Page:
This article was originally published here by author Andy Hoag
SAGINAW, MI – A judge has overturned a jury’s verdict against one of two men convicted of conspiring to murder Humberto Casas Jr. last year.
For the first time in his 15 years as a judge, Saginaw County Circuit Judge Darnell Jackson on Thursday, March 3, set aside a jury’s verdict in a criminal case, nullifying Dominique A. Ramsey’s conviction for conspiring to commit first-degree murder.
Jackson, however, declined to do the same for Ramsey’s co-defendant, Travis T. Sammons, whom Jackson on Thursday instead sentenced to a mandatory term of life in prison with the possibility of parole for the same charge.
A jury on Jan. 27 convicted Ramsey and Sammons of the conspiracy charge but acquitted them of an open count of murder, which includes first-degree murder, and all other felonies they faced. Their attorneys argued the verdict did not make sense because of the murder acquittal and also argued the evidence was insufficient to support even the conspiracy conviction.
Jackson agreed, at least when it came to Ramsey, in granting his motion for a “directed verdict of acquittal.”
“In my 15 years’ experience as a trial judge, I have never before disturbed a jury’s verdict in a criminal case,” Jackson said. “However, this is an extraordinary case where the evidence presented by the (prosecution) simply did not prove (Ramsey’s) guilt beyond a reasonable doubt.”
“While I am not convinced that he is not guilty,” Jackson added, “I am convinced from the evidence presented that his guilt was not proven.”
Ramsey’s attorney, Alan Crawford, said after Thursday’s hearing that the ruling was the “proper decision.”
“Even though we put our faith in the jury system … even the jury can get it wrong sometimes,” he said. “Judge Jackson simply made the right decision. We’re thankful for the jurors, but we’re also thankful for Judge Jackson in making this decision.”
Ramsey’s mother declined comment other than to say she was “very grateful” for Jackson’s ruling.
Despite Jackson’s ruling, Ramsey will remain jailed for the foreseeable future. The judge ruled that Ramsey will remain jailed without bond pending the outcome of any appeal by prosecutors of his decision. Additionally, Ramsey remains jailed without bond in connection with a March 15 shooting on Saginaw’s South Side in which he faces 10 felonies.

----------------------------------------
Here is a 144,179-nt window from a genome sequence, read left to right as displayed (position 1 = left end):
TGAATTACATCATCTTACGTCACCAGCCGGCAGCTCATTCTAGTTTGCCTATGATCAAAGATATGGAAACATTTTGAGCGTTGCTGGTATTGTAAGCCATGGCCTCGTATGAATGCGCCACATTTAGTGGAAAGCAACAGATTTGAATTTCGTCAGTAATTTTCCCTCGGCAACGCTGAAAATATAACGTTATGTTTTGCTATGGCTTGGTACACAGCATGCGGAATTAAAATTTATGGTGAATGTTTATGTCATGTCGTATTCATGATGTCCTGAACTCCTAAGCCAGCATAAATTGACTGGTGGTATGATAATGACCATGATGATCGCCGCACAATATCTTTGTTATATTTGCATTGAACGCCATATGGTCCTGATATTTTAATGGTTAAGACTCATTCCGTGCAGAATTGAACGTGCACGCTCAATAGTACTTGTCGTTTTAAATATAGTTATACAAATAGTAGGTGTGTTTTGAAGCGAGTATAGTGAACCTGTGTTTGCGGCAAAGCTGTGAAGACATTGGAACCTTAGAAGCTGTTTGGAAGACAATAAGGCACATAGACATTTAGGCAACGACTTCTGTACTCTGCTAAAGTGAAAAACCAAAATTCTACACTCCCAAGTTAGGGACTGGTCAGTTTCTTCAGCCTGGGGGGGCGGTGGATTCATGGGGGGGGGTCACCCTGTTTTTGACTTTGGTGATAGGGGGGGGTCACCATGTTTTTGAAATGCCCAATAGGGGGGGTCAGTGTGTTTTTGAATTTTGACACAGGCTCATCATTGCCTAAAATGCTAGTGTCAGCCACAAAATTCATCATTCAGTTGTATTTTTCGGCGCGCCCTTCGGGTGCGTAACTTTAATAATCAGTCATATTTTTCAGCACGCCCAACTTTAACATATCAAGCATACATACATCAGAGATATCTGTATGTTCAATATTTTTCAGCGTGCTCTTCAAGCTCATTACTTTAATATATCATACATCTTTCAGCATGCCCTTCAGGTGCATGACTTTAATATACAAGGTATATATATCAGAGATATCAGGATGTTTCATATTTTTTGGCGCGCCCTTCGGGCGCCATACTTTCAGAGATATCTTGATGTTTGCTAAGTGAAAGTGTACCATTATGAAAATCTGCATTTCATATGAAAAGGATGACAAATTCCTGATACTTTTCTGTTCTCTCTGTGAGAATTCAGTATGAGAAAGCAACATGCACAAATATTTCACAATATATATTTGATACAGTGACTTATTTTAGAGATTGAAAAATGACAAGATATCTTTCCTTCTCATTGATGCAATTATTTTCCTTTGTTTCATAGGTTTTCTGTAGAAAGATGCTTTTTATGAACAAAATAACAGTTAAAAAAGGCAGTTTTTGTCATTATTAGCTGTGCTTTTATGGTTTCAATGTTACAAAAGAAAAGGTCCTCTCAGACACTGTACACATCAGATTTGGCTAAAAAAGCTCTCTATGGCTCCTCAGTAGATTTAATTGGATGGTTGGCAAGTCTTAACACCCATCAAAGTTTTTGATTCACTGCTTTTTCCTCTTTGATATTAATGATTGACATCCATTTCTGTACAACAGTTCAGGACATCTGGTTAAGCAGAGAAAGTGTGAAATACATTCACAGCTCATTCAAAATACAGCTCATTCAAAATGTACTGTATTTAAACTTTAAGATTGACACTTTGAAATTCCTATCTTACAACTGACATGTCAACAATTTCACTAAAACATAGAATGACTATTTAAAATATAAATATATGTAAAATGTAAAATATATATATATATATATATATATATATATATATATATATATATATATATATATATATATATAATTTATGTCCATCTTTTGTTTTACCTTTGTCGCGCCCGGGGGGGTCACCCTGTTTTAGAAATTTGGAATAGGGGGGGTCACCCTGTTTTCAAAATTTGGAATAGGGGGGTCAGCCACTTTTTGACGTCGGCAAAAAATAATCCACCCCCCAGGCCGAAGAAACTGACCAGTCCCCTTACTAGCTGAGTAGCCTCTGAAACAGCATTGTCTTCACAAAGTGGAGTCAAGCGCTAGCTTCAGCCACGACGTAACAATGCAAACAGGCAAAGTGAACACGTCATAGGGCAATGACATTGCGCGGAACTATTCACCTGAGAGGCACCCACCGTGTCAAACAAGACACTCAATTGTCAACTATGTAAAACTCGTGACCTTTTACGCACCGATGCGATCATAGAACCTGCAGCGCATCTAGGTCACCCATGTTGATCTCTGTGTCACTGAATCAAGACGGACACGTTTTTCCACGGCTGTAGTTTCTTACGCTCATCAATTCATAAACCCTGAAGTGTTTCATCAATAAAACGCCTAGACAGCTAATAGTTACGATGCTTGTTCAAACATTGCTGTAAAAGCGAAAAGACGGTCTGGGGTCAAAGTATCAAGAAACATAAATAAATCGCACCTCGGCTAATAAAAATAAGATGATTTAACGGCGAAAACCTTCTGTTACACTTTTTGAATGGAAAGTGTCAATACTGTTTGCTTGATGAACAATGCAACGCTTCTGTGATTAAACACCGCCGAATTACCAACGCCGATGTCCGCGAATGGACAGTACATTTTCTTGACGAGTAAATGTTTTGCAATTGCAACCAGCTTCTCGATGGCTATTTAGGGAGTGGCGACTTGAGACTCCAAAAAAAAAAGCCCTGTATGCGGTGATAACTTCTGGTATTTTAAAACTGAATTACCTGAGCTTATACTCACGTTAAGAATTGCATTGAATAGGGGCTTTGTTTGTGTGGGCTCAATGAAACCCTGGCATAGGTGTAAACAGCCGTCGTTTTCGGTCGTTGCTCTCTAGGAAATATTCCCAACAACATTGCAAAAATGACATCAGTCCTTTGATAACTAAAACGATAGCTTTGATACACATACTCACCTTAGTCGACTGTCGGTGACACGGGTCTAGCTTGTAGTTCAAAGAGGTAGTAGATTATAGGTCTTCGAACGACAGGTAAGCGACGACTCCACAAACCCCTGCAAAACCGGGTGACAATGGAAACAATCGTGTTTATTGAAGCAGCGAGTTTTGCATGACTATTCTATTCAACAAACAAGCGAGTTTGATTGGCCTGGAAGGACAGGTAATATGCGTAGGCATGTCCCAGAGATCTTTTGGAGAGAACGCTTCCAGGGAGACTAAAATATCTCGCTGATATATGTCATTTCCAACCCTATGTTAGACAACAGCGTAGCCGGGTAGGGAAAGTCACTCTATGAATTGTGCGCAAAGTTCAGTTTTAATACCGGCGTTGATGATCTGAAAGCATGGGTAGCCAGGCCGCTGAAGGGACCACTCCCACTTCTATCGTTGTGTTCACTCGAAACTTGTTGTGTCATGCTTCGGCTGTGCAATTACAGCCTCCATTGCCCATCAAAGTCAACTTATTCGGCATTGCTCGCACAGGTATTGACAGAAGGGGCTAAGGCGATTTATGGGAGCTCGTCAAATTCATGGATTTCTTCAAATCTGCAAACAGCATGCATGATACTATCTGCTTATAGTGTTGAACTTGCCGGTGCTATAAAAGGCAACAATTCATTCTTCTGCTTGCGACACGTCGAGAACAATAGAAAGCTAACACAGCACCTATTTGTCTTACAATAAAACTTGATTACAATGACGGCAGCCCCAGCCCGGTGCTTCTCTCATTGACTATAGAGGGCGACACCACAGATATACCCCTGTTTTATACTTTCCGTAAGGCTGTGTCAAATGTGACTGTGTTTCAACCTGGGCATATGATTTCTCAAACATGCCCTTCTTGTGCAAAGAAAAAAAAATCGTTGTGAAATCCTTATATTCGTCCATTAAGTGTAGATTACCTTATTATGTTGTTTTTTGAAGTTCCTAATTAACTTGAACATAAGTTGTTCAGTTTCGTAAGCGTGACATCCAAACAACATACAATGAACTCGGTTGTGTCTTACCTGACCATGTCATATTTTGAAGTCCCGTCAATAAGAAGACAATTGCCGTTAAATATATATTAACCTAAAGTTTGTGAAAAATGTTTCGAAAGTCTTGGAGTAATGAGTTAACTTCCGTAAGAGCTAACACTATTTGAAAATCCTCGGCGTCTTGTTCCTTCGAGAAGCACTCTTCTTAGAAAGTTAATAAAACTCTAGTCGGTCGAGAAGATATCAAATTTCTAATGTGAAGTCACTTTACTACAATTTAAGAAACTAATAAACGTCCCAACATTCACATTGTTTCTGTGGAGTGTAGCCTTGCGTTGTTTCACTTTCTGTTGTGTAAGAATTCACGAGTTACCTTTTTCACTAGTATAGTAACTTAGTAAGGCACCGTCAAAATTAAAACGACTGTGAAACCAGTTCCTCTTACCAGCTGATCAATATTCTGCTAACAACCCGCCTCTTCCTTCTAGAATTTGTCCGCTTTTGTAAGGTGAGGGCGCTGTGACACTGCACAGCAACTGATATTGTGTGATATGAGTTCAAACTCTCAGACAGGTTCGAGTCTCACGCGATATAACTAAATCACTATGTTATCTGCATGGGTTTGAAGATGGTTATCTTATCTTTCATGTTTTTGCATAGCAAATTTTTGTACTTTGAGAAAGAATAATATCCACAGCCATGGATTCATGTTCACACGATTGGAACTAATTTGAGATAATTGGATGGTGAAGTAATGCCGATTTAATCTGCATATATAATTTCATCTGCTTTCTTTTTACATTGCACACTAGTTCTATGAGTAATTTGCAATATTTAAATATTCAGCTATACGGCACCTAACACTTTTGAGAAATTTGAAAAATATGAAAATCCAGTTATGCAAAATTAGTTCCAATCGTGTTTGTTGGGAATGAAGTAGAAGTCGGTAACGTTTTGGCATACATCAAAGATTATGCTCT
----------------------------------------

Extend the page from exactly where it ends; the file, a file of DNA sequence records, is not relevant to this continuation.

If the Michigan Court of Appeals overturns Jackson’s ruling, Ramsey will receive a new trial on the conspiracy charge, Jackson said.
Crawford said he felt Jackson recognized that the prosecution “never presented a case.”
“The entire motion was based on the prosecution’s not only insufficient evidence but lack of evidence,” he said.
Casas, 43, died after he was shot seven times, including once in the head and three times in the back, about 1:30 p.m. June 21 at 1401 Cumberland south of East Holland on Saginaw’s southeast side.
Testimony in the trial included that of a 17-year-old who denied he identified Sammons to police as Casas’ killer and of Michigan State Police Lt. David Rivard, who told the jury the teen did, in fact, identify Sammons at the Saginaw Police Department about four hours after Casas’ death.
The teen provided descriptions of the shooter and the driver of a silver Jeep that was involved in the homicide. Police about 10 minutes after the homicide stopped a silver Jeep on Dixie Highway in Bridgeport Township, and Ramsey was driving the vehicle with Sammons as a passenger. Surveillance footage from numerous cameras showed the Jeep stop at a house on Baldwin in Buena Vista Township before the traffic stop and showed people getting in and out of the vehicle.
Jackson said that evidence was insufficient to convict Ramsey; as a result, he said, “I am under a legal, moral, and ethical duty to grant the motion of directed verdict of acquittal.”
“The prosecution had no direct evidence to show that (Ramsey) was the driver of the getaway vehicle or that he was otherwise involved in a conspiracy to murder the victim,” Jackson said. “The prosecution’s circumstantial evidence against (Ramsey) consisted primarily of the video and the fact that (Ramsey) was apprehended, along with Sammons, in the silver Jeep Commander sometime after the shooting occurred.”
In upholding Sammons’ conviction, Jackson noted the teen’s possible identification of him as the shooter.
“Even though (the teen) denied making the identification, the jury was still free to believe he did so,” Jackson said. “They were also free to conclude that Sammons was, in fact, the shooter.”
The judge added that the argument that the verdict was “inconsistent or illogical” is “also not a legal basis to set it aside, as our Michigan Supreme Court has held consistently.”
The conspiracy charge carries a mandatory penalty of life with parole, and Jackson handed down that sentence to Sammons. He will become eligible for parole after 15 years, and he received credit for 251 days, or more than eight months.
In addition to acquitting the men of murder, the jury returned not guilty verdicts on a single count of possessing a firearm as a felon and three counts of possessing a firearm during the commission of a felony.
Ramsey, meanwhile, is due back in court March 29 for trial in connection with the March shooting. That also is scheduled before Jackson.
— Andy Hoag covers courts for MLive/The Saginaw News. Email him at email@example.com or follow him on Twitter @awhoag